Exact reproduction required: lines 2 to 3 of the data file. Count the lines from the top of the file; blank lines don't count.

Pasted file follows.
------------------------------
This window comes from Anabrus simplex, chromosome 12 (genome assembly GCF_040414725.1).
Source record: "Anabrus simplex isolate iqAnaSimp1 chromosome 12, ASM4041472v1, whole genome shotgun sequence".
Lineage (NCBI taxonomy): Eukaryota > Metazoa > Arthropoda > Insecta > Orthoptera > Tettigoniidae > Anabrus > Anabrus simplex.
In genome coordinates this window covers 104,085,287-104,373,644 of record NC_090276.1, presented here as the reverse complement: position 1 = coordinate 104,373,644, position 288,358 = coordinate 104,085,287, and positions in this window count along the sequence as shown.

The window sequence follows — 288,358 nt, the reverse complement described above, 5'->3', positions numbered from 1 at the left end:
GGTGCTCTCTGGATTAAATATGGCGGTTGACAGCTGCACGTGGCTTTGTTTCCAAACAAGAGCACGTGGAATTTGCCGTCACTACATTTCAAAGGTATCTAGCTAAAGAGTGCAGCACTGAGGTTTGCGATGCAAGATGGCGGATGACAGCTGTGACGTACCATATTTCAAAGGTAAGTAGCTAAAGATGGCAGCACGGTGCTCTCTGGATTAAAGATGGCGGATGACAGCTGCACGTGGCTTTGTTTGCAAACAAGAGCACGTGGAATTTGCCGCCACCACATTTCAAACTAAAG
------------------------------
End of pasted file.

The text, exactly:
Source record: "Anabrus simplex isolate iqAnaSimp1 chromosome 12, ASM4041472v1, whole genome shotgun sequence".
Lineage (NCBI taxonomy): Eukaryota > Metazoa > Arthropoda > Insecta > Orthoptera > Tettigoniidae > Anabrus > Anabrus simplex.